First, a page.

Works of St. Anselm, tr. by Sidney Norton Deane, , at sacred-texts.com
In what sense nothing existed before or will exist after this Being.
BUT here we are again confronted by the term nothing, and whatever our reasoning thus far, with the concordant attestation of truth and necessity, has concluded nothing to be. For, if the propositions duly set forth above have been confirmed by the fortification of logically necessary truth, not anything existed before the supreme Being, nor will anything exist after it. Hence, nothing existed before, and nothing will exist after, it. For, either something or nothing must have preceded it; and either something or nothing must be destined to follow it.
But, he who says that nothing existed before it appears to make this statement, “that there was before it a time when nothing existed, and that there will be after it a time when nothing will exist.” Therefore, when nothing existed, that Being did not exist, and when nothing shall exist, that Being will not exist. How is it, then, that it does not take inception from nothing or how is it that it will not come to nothing? ‑‑ if that Being did not yet exist, when nothing already existed; and the same Being shall no longer exist, when nothing shall still exist. Of what avail is so weighty a mass of arguments, if this nothing so easily demolishes their structure? For, if it is established that the supreme Being succeeds nothing [Nothing is here treated as an entity, supposed actually to precede the supreme Being in existence. The fallacy involved is shown below. ‑‑Tr.], which p. 70 precedes it, and yields its place to nothing, which follows it, whatever has been posited as true above is necessarily unsettled by empty nothing.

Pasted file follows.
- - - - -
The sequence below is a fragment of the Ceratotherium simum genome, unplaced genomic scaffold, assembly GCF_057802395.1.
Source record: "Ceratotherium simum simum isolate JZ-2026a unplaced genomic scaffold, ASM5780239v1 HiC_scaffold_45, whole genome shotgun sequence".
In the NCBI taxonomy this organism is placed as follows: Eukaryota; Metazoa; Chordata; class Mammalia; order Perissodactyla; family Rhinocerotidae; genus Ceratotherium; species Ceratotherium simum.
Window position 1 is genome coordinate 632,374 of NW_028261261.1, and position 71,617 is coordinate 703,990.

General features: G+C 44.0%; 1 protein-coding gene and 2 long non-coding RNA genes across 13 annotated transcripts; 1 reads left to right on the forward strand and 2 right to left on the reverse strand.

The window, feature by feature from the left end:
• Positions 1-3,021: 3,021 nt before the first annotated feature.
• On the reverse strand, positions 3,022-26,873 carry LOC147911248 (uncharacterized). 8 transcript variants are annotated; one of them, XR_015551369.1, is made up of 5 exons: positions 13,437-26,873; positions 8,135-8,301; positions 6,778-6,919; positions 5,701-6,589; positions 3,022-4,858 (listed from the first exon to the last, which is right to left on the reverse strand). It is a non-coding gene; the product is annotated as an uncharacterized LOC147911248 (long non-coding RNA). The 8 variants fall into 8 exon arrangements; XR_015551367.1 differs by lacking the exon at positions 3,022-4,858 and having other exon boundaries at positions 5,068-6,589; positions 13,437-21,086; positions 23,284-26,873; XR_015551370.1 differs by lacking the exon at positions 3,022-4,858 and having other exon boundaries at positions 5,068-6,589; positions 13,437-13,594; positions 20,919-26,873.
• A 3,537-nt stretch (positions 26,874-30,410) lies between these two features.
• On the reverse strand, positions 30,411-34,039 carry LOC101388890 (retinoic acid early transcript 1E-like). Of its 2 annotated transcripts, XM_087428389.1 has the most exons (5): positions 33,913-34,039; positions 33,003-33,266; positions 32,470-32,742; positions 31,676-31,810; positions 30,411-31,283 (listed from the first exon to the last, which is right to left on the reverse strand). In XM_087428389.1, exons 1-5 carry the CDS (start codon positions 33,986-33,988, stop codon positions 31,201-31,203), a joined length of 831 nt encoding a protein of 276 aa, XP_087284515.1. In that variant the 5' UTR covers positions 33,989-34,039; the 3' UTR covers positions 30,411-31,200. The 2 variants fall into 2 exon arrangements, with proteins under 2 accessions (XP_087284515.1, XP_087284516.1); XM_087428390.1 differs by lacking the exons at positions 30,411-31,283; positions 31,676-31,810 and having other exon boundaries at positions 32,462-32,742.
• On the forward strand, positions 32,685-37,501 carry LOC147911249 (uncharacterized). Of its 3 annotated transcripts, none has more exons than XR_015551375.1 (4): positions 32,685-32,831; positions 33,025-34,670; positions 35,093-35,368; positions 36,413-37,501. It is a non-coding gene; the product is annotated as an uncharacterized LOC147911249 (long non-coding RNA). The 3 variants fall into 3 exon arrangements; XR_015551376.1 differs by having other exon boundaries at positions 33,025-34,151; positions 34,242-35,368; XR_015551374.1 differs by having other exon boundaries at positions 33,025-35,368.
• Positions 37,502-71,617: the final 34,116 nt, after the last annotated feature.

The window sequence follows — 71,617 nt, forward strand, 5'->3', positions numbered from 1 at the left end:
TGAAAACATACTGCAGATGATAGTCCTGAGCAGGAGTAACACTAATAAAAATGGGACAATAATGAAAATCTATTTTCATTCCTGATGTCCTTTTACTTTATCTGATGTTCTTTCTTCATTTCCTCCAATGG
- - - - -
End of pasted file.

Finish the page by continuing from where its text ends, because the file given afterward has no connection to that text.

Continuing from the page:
But, rather ought this nothing to be resisted, lest so many structures of cogent reasoning be stormed by nothing; and the supreme good, which has been sought and found by the light of truth, be lost for nothing. Let it rather be declared, then, that nothing did not exist before the supreme Being, and that nothing will not exist after it, rather than that, when a place is given before or after it to nothing, that Being which through itself brought into existence what was nothing, should be reduced through nothing to nothing.
For this one assertion, namely, that nothing existed before the supreme Being, carries two meanings. For, one sense of this statement is that, before the supreme Being, there was a time when nothing was. But another understanding of the same statement is that, before the supreme Being, not anything existed. Just as, supposing I should say, “Nothing has taught me to fly,” I could explain this assertion either in this way, that nothing, as an entity in itself, which signifies not anything, has taught me actually to fly ‑‑ which would be false; or in this way, that not anything has taught me to fly, which would be true.
The former interpretation, therefore, which is followed by the inconsistency discussed above, is rejected by all reasoning as false. But there remains the other interpretation, which unites in perfect consistency with the foregoing arguments, and which, from the force of their whole correlation, must be true.
Hence, the statement that nothing existed before that Being must be received in the latter sense. Nor p. 71 should it be so explained, that it shall be understood that there was any time when that Being did not exist, and nothing did exist; but, so that it shall be understood that, before that Being, there was not anything. The same sort of double signification is found in the statement that nothing will exist after that Being.
If, then, this interpretation of the term nothing, that has been given, is carefully analysed, most truly neither something nor nothing preceded or will follow the supreme Being, and the conclusion is reached, that nothing existed before or will exist after it. Yet, the solidity of the truths already established is in no wise impaired by the emptiness of nothing.